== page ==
Contra Michaud: Governor and House “Get Along” on Budget
One of the central lines of Dennis Michaud’s criticism of Governor Carcieri is that he has a poor relationship with the General Assembly (Remember: “He’s a fighter, I’m a lover.”). Any follower of contemporary Rhode Island politics would probably agree, but that doesn’t mean that tough-minded negotiating on both sides can’t yield positive results. In short, there is no logical link between KUMBAYA circles and fiscal sanity. Rhode Island still has a ways to go, but it appears as if the Governor’s managed to extract some concessions out of the House (and, yes, vice versa).
“I believe that my fundamental principle, which is that we have to live within our means, has finally begun to sink in,” Carcieri said yesterday as he praised the House budget, which raises spending 4.9 percent.
Is that a responsible increase when inflation rose only 2.5 percent last year?
“I would like to see it lower,” the governor said, “but to get a budget that everybody can agree to, you’ve got to compromise on some things.”
House Finance Committee Chairman Steven M. Costantino, D-Providence, added: “This was a budget of shared priorities in a lot of cases. Were there some philosophical disagreements? Yes. But ultimately I think we worked through a budget.”
In fact, things were so cordial between the House and the governor’s office that Carcieri’s chief of staff Jeffrey M. Grybowski celebrated the budget’s passage in the speaker’s office Monday night with Costantino and House Majority Leader Gordon D. Fox, D-Providence.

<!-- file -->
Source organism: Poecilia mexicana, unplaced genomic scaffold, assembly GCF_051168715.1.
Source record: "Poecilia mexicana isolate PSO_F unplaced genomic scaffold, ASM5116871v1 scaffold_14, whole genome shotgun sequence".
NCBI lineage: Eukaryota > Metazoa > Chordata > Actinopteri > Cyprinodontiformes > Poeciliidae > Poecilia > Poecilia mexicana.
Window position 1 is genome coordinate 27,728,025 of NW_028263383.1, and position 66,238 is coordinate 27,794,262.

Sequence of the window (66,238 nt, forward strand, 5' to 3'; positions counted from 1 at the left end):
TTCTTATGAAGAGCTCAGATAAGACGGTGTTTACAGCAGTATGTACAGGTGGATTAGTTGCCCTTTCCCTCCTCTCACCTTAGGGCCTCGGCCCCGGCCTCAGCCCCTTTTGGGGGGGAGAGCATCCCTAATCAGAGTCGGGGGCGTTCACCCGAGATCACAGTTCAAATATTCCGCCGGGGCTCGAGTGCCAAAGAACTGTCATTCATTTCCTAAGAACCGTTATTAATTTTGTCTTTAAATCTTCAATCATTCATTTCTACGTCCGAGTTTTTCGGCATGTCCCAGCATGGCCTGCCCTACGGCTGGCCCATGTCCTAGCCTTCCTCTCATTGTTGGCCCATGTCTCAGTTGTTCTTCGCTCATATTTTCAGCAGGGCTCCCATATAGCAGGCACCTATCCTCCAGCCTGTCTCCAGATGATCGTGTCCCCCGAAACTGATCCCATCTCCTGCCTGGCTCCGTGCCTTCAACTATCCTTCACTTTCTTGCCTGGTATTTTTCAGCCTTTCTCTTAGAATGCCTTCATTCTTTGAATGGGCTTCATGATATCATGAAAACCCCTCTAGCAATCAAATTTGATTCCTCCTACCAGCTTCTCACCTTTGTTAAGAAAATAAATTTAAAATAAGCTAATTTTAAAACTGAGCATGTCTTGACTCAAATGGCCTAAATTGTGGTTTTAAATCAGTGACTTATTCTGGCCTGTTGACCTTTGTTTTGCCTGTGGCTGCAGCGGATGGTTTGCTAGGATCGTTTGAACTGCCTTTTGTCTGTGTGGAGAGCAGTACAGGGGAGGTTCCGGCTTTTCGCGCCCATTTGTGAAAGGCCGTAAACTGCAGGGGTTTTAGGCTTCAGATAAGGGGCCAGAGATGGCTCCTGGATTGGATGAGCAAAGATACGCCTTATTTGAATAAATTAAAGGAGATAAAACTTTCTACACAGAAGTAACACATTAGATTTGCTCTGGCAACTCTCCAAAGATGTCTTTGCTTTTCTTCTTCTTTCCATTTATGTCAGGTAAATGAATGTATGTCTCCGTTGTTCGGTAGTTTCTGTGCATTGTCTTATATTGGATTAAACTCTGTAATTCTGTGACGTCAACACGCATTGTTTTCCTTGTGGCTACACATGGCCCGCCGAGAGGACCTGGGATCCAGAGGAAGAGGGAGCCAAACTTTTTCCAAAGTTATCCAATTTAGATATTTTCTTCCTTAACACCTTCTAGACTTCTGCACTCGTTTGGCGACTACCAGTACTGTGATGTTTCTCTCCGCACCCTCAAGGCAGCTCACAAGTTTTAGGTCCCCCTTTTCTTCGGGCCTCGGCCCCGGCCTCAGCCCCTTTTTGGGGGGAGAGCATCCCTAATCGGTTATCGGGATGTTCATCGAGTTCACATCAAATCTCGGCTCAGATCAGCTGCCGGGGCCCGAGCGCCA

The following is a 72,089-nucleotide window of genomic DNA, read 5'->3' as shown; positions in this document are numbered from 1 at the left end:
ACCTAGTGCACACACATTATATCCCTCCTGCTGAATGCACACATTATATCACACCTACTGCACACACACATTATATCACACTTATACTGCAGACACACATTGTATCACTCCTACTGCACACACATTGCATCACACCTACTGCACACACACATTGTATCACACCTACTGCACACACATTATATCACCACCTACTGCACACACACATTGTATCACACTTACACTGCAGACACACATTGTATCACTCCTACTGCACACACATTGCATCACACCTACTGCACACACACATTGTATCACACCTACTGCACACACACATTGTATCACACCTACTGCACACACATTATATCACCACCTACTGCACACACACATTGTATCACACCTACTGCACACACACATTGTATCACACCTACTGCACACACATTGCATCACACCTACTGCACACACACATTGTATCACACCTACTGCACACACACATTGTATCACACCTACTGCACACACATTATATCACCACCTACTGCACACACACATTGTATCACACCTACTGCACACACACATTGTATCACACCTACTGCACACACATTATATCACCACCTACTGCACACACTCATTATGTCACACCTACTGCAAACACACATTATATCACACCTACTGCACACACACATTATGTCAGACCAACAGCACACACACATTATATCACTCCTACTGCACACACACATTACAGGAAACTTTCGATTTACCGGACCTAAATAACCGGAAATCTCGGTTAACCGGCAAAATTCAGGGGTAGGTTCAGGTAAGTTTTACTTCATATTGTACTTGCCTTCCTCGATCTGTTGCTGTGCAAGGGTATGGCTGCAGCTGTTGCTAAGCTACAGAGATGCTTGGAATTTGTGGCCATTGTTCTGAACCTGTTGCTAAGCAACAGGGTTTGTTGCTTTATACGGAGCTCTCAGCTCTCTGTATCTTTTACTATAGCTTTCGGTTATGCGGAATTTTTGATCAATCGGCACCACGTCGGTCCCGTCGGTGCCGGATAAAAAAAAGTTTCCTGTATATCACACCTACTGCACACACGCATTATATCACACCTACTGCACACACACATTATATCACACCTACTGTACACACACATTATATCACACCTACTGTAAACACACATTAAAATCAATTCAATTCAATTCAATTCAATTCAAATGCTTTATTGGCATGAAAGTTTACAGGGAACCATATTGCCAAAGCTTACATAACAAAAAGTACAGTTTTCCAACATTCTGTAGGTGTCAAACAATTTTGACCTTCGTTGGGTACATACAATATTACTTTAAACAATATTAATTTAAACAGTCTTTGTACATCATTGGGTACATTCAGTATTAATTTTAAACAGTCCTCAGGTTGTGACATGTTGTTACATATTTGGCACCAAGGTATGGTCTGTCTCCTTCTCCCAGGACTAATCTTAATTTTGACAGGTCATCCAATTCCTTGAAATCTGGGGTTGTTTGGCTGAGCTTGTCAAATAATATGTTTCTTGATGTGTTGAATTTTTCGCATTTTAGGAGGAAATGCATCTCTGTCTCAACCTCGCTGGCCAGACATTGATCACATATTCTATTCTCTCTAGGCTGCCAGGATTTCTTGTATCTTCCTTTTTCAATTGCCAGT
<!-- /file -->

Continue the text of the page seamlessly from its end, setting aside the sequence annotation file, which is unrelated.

The budget includes several issues that Carcieri and Democratic lawmakers can take credit for in November.
Take the car tax.
Carcieri had proposed raising the exemption from the first $5,000 in value to $5,500. Lawmakers went to $6,000.
The same can be said about local school aid.
Carcieri increased school funding by $20 million. Lawmakers added another $13.3 million, although some communities saw less under their plan than Carcieri had proposed. But in the end, both parties can take credit for more school aid, which in political circles translates into “property tax relief.”
“I bet you have to go back to the late ’90s to see a local-aid package as large as this,” Carcieri said yesterday.
Lawmakers restored many of the cuts Carcieri made in welfare and subsidized health care for the poor, but did end up going along with a few of his reductions. The legislators can campaign that they helped the poor while Carcieri can take credit for “reforming” part of the system.
“They came not as far as I might like to see,” the governor said, “but they came quite a ways toward what we wanted to accomplish.”
For years we have seen the slow, inexorable power of incrementalism on the part of traditionally Democratic constituents who rely on–and demand–tax revenue taken from the wallets and pocketbooks of average Rhode Islanders. This week we’ve seen property tax reform coming from the Senate side and a Budget compromise–that includes tax reductions–coming from the House side. Perhaps this is the beginning of a slow (I won’t say inexorable!) move in the other direction.
In an election year, even Democrats see the wisdom of letting the taxpayers keep more of their own money. These are positive developments. However, we still need to keep the pressure on. Should all of this legislation pass, we still need to make sure that the legislature doesn’t try to take away these tax breaks next year. Re-electing Governor Carcieri would go a long way in ensuring that won’t happen.